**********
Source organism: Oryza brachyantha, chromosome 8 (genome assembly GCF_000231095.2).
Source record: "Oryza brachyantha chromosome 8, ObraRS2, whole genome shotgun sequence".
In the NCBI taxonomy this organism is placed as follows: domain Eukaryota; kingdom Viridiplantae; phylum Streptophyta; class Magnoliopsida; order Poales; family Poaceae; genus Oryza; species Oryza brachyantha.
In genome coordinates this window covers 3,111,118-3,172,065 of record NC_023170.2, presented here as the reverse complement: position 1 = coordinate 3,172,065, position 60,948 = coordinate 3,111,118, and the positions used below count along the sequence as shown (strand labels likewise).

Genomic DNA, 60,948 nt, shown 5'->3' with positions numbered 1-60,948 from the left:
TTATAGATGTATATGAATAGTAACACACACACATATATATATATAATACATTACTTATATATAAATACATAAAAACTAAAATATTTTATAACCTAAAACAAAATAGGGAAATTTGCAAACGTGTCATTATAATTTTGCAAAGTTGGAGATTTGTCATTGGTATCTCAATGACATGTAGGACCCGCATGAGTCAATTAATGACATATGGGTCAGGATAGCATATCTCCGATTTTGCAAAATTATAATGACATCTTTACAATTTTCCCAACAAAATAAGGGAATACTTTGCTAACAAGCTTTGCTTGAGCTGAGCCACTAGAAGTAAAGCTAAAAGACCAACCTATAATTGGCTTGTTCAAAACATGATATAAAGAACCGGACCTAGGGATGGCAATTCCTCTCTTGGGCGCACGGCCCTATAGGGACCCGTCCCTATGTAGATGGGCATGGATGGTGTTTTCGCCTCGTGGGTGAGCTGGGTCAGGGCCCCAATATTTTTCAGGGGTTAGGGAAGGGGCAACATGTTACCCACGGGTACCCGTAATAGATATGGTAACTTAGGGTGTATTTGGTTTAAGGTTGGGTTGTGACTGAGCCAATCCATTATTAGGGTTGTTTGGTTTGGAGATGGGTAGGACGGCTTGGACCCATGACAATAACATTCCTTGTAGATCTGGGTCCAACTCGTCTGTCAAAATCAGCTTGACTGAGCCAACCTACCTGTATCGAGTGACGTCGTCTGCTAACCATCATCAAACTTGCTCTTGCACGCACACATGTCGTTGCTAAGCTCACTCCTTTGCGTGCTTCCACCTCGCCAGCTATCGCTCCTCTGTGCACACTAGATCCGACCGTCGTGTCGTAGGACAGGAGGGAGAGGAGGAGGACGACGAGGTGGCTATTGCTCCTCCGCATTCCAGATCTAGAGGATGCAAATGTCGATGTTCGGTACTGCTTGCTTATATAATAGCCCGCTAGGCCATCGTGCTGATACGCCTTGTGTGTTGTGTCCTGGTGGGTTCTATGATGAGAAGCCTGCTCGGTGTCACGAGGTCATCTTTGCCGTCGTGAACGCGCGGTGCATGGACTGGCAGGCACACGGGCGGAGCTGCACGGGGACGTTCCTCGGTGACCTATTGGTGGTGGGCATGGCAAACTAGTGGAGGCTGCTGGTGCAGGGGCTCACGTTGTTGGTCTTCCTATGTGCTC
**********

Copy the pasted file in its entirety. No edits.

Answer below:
Source organism: Oryza brachyantha, chromosome 8 (genome assembly GCF_000231095.2).
Source record: "Oryza brachyantha chromosome 8, ObraRS2, whole genome shotgun sequence".
In the NCBI taxonomy this organism is placed as follows: domain Eukaryota; kingdom Viridiplantae; phylum Streptophyta; class Magnoliopsida; order Poales; family Poaceae; genus Oryza; species Oryza brachyantha.
In genome coordinates this window covers 3,111,118-3,172,065 of record NC_023170.2, presented here as the reverse complement: position 1 = coordinate 3,172,065, position 60,948 = coordinate 3,111,118, and the positions used below count along the sequence as shown (strand labels likewise).

Genomic DNA, 60,948 nt, shown 5'->3' with positions numbered 1-60,948 from the left:
TTATAGATGTATATGAATAGTAACACACACACATATATATATATAATACATTACTTATATATAAATACATAAAAACTAAAATATTTTATAACCTAAAACAAAATAGGGAAATTTGCAAACGTGTCATTATAATTTTGCAAAGTTGGAGATTTGTCATTGGTATCTCAATGACATGTAGGACCCGCATGAGTCAATTAATGACATATGGGTCAGGATAGCATATCTCCGATTTTGCAAAATTATAATGACATCTTTACAATTTTCCCAACAAAATAAGGGAATACTTTGCTAACAAGCTTTGCTTGAGCTGAGCCACTAGAAGTAAAGCTAAAAGACCAACCTATAATTGGCTTGTTCAAAACATGATATAAAGAACCGGACCTAGGGATGGCAATTCCTCTCTTGGGCGCACGGCCCTATAGGGACCCGTCCCTATGTAGATGGGCATGGATGGTGTTTTCGCCTCGTGGGTGAGCTGGGTCAGGGCCCCAATATTTTTCAGGGGTTAGGGAAGGGGCAACATGTTACCCACGGGTACCCGTAATAGATATGGTAACTTAGGGTGTATTTGGTTTAAGGTTGGGTTGTGACTGAGCCAATCCATTATTAGGGTTGTTTGGTTTGGAGATGGGTAGGACGGCTTGGACCCATGACAATAACATTCCTTGTAGATCTGGGTCCAACTCGTCTGTCAAAATCAGCTTGACTGAGCCAACCTACCTGTATCGAGTGACGTCGTCTGCTAACCATCATCAAACTTGCTCTTGCACGCACACATGTCGTTGCTAAGCTCACTCCTTTGCGTGCTTCCACCTCGCCAGCTATCGCTCCTCTGTGCACACTAGATCCGACCGTCGTGTCGTAGGACAGGAGGGAGAGGAGGAGGACGACGAGGTGGCTATTGCTCCTCCGCATTCCAGATCTAGAGGATGCAAATGTCGATGTTCGGTACTGCTTGCTTATATAATAGCCCGCTAGGCCATCGTGCTGATACGCCTTGTGTGTTGTGTCCTGGTGGGTTCTATGATGAGAAGCCTGCTCGGTGTCACGAGGTCATCTTTGCCGTCGTGAACGCGCGGTGCATGGACTGGCAGGCACACGGGCGGAGCTGCACGGGGACGTTCCTCGGTGACCTATTGGTGGTGGGCATGGCAAACTAGTGGAGGCTGCTGGTGCAGGGGCTCACGTTGTTGGTCTTCCTATGTGCTC